“Yes, it was real providential.”
“Suppose we go down.”
“All right. Say, you mind you don’t say a word about this to your mother or Charlotte.”
“Yes, I promise.”
“Your mother is an awful nice lady,” said Eddy, in a whisper, descending the stairs behind Anderson, “but I don’t want her fussing over me as if I was a girl, ’cause I ain’t.”
When the two entered the sitting-room, Charlotte started and looked at her brother.
“Eddy Carroll, what is the matter?” she cried.
“Nothing,” declared the little boy, stoutly, but he manifestly tottered.
“Why, the dear child is ill!” cried Mrs. Anderson. “Randolph, what has happened?”
“Nothing!” cried Eddy, holding on to his consciousness like a hero. “Nothing; and I ain’t a dear child.”
“It is nothing, mother,” said Anderson, quickly coming to his rescue.
Charlotte was eying wisely the knee of Eddy’s knickerbockers. “Eddy Carroll,” said she, with tender severity, “your knee must be paining you terribly.”
Eddy quickly grasped at the lesser evil. “It ain’t worth talking about,” he responded, stoutly.
“I can see blood on your knee, dear. It must be bad to make you turn so pale as that.”
With a soft swoop like a mother hen, Mrs. Anderson descended upon the boy, who did not dare resist that gentle authority. She tenderly rolled up the leg of the little knickerbockers and examined the bruised, childish knee. Then she got some witch-hazel and bound it up. While she was doing so, Eddy gazed over her head at Anderson with the knowing and confidential twinkle which one man gives another when tolerant of womanly delusion. He even indulged in an apparently insane chuckle when Mrs. Anderson finished, and smoothed his little, dark head, and told him that now she was sure it would feel better.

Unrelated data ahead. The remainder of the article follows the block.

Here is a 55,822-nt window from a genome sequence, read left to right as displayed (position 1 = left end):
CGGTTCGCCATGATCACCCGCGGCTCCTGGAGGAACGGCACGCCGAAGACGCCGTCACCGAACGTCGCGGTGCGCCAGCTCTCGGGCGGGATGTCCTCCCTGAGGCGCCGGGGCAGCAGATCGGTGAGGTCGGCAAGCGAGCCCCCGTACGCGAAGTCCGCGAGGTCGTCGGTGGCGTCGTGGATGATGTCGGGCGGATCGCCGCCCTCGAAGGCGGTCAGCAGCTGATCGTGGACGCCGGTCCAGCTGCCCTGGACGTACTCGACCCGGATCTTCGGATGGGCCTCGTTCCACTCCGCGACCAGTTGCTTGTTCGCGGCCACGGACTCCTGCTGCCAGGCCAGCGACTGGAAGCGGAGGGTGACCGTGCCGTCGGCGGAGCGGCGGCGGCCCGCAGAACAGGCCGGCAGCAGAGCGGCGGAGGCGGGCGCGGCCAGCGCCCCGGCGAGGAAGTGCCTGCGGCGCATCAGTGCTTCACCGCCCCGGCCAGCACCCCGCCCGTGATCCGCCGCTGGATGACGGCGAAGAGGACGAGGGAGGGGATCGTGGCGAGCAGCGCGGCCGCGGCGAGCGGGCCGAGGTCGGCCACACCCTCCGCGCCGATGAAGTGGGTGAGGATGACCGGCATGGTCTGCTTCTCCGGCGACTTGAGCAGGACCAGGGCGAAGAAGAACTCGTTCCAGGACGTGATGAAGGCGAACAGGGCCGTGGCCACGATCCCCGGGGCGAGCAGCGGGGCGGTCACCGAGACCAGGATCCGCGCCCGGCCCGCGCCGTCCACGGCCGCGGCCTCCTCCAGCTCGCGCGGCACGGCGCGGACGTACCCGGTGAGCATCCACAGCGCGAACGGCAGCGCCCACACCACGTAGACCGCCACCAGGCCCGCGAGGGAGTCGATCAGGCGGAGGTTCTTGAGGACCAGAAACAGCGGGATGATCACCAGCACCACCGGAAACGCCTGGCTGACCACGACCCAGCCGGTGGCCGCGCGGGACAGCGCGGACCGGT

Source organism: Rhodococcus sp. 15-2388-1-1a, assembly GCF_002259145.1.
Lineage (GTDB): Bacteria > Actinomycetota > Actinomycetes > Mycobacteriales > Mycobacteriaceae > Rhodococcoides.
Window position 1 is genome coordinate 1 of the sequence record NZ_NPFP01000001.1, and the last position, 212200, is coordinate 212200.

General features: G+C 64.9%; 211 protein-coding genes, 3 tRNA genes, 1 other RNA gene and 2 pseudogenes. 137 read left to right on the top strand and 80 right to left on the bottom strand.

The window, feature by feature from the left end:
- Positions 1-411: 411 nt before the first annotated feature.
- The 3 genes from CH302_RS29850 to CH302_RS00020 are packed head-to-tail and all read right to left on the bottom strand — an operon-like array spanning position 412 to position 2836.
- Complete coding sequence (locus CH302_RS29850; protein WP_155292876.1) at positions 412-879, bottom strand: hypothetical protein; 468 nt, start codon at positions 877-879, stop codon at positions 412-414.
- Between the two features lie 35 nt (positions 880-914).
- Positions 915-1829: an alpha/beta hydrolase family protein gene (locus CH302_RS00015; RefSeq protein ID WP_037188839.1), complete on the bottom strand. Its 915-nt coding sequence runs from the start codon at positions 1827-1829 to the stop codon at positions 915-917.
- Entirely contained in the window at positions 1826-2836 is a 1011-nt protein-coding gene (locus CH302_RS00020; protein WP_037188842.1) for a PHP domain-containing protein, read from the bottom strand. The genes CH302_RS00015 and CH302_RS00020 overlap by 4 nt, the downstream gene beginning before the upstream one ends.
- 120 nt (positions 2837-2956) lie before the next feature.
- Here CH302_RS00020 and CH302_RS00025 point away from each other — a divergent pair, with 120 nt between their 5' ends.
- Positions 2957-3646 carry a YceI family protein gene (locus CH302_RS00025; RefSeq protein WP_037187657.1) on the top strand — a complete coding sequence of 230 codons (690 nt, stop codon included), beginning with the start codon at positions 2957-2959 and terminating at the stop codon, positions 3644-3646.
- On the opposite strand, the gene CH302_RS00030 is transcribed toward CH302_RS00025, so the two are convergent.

“Eddy,” cried Charlotte, “what are you doing so for?”
“Nothing,” replied Eddy. “I was thinking how funny I looked when I tumbled down.” But he rolled his eyes, comically around at Anderson. His arm was paining him frightfully, and it struck him as the most altogether exquisite joke that Mrs. Anderson should be treating his knee, which did not pain him at all, so sympathetically.
During the progress of the tea at the Andersons’ Eddy kept furtively glancing at his sister with an expression which signified congratulation.
“Ain’t you glad you stayed?” the expression said, quite plainly.
“Did you ever have such nice things to eat? And only think what a snippy meal we should have had at home!”